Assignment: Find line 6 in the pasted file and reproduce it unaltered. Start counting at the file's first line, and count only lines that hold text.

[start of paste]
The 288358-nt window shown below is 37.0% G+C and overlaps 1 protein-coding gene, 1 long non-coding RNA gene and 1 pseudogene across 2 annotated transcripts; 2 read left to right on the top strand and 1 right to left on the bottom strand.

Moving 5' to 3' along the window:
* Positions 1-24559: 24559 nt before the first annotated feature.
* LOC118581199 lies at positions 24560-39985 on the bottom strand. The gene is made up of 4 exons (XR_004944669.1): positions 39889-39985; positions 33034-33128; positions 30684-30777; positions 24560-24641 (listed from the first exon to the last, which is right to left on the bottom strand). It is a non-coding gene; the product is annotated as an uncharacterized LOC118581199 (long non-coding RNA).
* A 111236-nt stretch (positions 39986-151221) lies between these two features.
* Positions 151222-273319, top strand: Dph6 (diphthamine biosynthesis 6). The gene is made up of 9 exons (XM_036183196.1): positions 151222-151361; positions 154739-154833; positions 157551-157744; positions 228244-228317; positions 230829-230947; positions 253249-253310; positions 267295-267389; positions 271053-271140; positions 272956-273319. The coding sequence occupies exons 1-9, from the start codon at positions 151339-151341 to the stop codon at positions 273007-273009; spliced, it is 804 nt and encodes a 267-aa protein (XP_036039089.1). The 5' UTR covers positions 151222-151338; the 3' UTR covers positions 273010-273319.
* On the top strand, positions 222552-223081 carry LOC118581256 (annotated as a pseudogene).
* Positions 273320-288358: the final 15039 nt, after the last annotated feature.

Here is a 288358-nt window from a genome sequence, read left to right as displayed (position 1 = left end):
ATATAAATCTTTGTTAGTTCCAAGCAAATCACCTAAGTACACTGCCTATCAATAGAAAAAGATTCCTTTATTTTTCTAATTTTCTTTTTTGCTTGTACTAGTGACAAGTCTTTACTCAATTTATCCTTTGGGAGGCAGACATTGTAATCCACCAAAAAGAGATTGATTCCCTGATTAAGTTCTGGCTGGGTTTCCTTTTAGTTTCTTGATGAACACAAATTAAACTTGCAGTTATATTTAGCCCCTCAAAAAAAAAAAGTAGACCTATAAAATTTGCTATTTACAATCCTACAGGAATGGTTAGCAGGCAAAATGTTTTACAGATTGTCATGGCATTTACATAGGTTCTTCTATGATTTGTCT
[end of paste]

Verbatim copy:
* Positions 151222-273319, top strand: Dph6 (diphthamine biosynthesis 6). The gene is made up of 9 exons (XM_036183196.1): positions 151222-151361; positions 154739-154833; positions 157551-157744; positions 228244-228317; positions 230829-230947; positions 253249-253310; positions 267295-267389; positions 271053-271140; positions 272956-273319. The coding sequence occupies exons 1-9, from the start codon at positions 151339-151341 to the stop codon at positions 273007-273009; spliced, it is 804 nt and encodes a 267-aa protein (XP_036039089.1). The 5' UTR covers positions 151222-151338; the 3' UTR covers positions 273010-273319.